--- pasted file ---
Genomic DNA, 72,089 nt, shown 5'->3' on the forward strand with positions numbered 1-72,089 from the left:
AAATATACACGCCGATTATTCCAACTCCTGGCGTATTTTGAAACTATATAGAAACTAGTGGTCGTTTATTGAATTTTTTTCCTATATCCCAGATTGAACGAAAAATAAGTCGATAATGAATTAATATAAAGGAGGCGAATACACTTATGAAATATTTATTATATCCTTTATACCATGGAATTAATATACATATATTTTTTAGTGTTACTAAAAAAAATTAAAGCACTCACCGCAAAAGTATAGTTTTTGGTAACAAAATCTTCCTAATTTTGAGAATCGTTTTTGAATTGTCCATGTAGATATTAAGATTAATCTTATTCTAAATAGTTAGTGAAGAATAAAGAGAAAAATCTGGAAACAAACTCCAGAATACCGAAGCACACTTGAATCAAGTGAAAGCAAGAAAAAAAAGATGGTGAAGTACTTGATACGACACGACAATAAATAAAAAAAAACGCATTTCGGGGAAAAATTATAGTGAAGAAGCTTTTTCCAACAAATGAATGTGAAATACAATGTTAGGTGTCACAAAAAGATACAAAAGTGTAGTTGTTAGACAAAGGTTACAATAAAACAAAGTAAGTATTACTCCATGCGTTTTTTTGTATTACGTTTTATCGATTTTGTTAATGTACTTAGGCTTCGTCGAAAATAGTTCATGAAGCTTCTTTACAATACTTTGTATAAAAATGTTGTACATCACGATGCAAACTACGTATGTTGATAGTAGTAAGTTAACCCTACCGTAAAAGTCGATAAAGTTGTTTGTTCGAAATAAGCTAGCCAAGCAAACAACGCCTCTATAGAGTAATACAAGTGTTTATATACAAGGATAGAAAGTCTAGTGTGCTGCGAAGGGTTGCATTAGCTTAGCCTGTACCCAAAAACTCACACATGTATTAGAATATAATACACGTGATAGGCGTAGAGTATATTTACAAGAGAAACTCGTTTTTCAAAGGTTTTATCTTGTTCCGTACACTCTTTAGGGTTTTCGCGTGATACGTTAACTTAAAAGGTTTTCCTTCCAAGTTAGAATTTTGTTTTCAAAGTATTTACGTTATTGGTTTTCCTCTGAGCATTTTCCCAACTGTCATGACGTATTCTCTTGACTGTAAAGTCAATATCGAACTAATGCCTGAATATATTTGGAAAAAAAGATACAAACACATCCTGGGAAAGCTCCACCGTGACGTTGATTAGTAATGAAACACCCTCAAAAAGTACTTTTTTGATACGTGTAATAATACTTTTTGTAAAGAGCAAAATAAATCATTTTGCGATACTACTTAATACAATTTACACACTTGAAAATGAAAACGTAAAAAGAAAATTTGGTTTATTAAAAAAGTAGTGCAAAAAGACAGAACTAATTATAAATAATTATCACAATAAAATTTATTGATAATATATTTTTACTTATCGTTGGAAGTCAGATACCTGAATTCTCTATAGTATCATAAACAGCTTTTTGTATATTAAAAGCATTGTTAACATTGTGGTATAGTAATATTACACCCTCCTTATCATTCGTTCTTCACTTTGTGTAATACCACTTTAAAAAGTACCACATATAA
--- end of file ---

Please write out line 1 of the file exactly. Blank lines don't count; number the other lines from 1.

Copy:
Genomic DNA, 72,089 nt, shown 5'->3' on the forward strand with positions numbered 1-72,089 from the left: